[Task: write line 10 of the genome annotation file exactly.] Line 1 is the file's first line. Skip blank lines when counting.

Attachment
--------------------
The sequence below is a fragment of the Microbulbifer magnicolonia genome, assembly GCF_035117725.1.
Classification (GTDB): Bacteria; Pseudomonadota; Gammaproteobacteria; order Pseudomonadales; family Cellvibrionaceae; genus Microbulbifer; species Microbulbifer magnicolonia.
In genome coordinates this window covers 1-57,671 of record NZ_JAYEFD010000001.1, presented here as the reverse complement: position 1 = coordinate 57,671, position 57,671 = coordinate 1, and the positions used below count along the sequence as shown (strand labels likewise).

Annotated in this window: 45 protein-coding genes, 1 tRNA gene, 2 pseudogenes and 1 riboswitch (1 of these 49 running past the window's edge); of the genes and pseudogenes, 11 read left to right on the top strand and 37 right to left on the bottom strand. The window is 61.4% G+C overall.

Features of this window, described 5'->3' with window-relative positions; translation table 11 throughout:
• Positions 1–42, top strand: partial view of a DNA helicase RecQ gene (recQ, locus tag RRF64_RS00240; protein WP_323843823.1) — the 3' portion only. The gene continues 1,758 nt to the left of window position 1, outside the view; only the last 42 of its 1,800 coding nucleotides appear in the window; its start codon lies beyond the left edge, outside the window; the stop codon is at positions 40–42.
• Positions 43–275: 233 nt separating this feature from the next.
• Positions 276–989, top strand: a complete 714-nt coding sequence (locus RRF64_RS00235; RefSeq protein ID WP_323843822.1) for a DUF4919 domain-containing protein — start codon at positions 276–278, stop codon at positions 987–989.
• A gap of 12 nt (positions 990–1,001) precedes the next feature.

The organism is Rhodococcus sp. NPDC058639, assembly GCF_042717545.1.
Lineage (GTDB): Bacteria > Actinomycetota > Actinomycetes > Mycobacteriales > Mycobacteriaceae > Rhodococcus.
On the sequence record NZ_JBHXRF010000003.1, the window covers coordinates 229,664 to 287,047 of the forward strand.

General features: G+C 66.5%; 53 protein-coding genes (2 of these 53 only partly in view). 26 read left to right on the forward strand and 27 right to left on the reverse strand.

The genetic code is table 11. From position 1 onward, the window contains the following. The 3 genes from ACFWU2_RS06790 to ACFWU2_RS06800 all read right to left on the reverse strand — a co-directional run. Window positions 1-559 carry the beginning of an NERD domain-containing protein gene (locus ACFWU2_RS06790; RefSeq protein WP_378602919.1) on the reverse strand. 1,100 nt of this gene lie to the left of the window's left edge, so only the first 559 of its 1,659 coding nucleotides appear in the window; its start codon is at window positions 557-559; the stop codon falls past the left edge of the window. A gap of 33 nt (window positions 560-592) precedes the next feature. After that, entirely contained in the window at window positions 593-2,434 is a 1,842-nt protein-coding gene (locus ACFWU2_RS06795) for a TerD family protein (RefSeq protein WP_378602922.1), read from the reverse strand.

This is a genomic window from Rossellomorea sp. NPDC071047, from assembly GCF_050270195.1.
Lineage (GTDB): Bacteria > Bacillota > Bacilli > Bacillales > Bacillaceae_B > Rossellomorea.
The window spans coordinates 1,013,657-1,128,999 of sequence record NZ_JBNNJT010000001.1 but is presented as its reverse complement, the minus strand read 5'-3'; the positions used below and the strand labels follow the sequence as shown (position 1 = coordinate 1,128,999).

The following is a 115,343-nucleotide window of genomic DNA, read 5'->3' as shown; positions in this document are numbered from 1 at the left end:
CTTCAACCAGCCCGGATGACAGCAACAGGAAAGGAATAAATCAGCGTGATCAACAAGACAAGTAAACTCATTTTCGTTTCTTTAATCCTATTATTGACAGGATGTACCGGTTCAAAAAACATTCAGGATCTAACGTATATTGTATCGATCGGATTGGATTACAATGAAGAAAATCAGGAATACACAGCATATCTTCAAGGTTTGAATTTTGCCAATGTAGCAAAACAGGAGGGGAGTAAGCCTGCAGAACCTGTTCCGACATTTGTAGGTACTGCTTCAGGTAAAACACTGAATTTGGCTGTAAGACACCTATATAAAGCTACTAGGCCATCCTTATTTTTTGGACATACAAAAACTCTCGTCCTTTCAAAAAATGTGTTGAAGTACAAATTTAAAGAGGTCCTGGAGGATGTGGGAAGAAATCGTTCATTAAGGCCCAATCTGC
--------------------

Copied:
The organism is Rhodococcus sp. NPDC058639, assembly GCF_042717545.1.